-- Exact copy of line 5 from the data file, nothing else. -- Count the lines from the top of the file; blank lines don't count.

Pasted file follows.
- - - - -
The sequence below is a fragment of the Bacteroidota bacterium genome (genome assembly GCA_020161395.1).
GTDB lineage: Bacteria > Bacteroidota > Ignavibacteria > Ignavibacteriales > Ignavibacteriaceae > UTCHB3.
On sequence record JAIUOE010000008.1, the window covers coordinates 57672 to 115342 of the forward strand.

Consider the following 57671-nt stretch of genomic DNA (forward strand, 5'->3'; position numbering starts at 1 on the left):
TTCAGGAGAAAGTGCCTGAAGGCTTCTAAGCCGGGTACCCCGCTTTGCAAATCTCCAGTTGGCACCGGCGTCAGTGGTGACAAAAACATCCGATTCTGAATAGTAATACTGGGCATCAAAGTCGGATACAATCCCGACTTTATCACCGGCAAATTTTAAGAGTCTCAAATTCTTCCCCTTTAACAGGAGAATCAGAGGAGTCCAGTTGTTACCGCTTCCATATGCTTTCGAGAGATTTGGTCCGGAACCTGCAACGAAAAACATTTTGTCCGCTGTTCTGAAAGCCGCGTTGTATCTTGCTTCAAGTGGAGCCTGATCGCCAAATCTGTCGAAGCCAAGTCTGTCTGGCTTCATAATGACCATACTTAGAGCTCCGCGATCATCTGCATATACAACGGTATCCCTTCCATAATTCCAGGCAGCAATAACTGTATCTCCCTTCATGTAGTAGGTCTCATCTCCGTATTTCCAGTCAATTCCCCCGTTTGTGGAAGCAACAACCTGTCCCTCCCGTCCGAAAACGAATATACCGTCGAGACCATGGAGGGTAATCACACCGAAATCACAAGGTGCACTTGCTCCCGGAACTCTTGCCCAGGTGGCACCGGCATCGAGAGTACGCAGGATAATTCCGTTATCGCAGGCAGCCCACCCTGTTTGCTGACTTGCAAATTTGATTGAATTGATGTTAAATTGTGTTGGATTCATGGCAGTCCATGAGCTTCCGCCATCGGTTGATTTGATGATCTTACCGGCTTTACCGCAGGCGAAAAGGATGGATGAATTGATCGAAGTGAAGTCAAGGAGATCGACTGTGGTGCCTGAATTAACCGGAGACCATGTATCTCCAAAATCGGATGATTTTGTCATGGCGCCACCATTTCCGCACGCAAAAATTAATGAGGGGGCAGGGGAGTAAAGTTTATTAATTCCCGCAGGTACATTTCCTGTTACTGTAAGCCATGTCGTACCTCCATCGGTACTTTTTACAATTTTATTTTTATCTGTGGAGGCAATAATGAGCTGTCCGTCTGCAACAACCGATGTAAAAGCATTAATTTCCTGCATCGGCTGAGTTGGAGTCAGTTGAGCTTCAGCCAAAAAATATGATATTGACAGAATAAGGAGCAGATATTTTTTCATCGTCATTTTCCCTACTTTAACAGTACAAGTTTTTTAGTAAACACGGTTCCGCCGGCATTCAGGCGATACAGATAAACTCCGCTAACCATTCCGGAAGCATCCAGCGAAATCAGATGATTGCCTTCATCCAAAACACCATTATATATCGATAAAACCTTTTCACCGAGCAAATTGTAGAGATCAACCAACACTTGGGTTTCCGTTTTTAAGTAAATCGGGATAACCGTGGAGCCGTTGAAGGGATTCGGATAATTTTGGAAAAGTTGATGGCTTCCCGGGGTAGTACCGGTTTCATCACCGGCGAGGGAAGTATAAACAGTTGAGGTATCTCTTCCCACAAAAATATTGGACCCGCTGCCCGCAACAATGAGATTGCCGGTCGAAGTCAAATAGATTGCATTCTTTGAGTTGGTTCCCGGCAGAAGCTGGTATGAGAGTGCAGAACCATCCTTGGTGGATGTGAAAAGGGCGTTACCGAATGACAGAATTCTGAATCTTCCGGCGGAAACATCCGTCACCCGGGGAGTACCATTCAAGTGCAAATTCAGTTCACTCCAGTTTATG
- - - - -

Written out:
TTCAGGAGAAAGTGCCTGAAGGCTTCTAAGCCGGGTACCCCGCTTTGCAAATCTCCAGTTGGCACCGGCGTCAGTGGTGACAAAAACATCCGATTCTGAATAGTAATACTGGGCATCAAAGTCGGATACAATCCCGACTTTATCACCGGCAAATTTTAAGAGTCTCAAATTCTTCCCCTTTAACAGGAGAATCAGAGGAGTCCAGTTGTTACCGCTTCCATATGCTTTCGAGAGATTTGGTCCGGAACCTGCAACGAAAAACATTTTGTCCGCTGTTCTGAAAGCCGCGTTGTATCTTGCTTCAAGTGGAGCCTGATCGCCAAATCTGTCGAAGCCAAGTCTGTCTGGCTTCATAATGACCATACTTAGAGCTCCGCGATCATCTGCATATACAACGGTATCCCTTCCATAATTCCAGGCAGCAATAACTGTATCTCCCTTCATGTAGTAGGTCTCATCTCCGTATTTCCAGTCAATTCCCCCGTTTGTGGAAGCAACAACCTGTCCCTCCCGTCCGAAAACGAATATACCGTCGAGACCATGGAGGGTAATCACACCGAAATCACAAGGTGCACTTGCTCCCGGAACTCTTGCCCAGGTGGCACCGGCATCGAGAGTACGCAGGATAATTCCGTTATCGCAGGCAGCCCACCCTGTTTGCTGACTTGCAAATTTGATTGAATTGATGTTAAATTGTGTTGGATTCATGGCAGTCCATGAGCTTCCGCCATCGGTTGATTTGATGATCTTACCGGCTTTACCGCAGGCGAAAAGGATGGATGAATTGATCGAAGTGAAGTCAAGGAGATCGACTGTGGTGCCTGAATTAACCGGAGACCATGTATCTCCAAAATCGGATGATTTTGTCATGGCGCCACCATTTCCGCACGCAAAAATTAATGAGGGGGCAGGGGAGTAAAGTTTATTAATTCCCGCAGGTACATTTCCTGTTACTGTAAGCCATGTCGTACCTCCATCGGTACTTTTTACAATTTTATTTTTATCTGTGGAGGCAATAATGAGCTGTCCGTCTGCAACAACCGATGTAAAAGCATTAATTTCCTGCATCGGCTGAGTTGGAGTCAGTTGAGCTTCAGCCAAAAAATATGATATTGACAGAATAAGGAGCAGATATTTTTTCATCGTCATTTTCCCTACTTTAACAGTACAAGTTTTTTAGTAAACACGGTTCCGCCGGCATTCAGGCGATACAGATAAACTCCGCTAACCATTCCGGAAGCATCCAGCGAAATCAGATGATTGCCTTCATCCAAAACACCATTATATATCGATAAAACCTTTTCACCGAGCAAATTGTAGAGATCAACCAACACTTGGGTTTCCGTTTTTAAGTAAATCGGGATAACCGTGGAGCCGTTGAAGGGATTCGGATAATTTTGGAAAAGTTGATGGCTTCCCGGGGTAGTACCGGTTTCATCACCGGCGAGGGAAGTATAAACAGTTGAGGTATCTCTTCCCACAAAAATATTGGACCCGCTGCCCGCAACAATGAGATTGCCGGTCGAAGTCAAATAGATTGCATTCTTTGAGTTGGTTCCCGGCAGAAGCTGGTATGAGAGTGCAGAACCATCCTTGGTGGATGTGAAAAGGGCGTTACCGAATGACAGAATTCTGAATCTTCCGGCGGAAACATCCGTCACCCGGGGAGTACCATTCAAGTGCAAATTCAGTTCACTCCAGTTTATG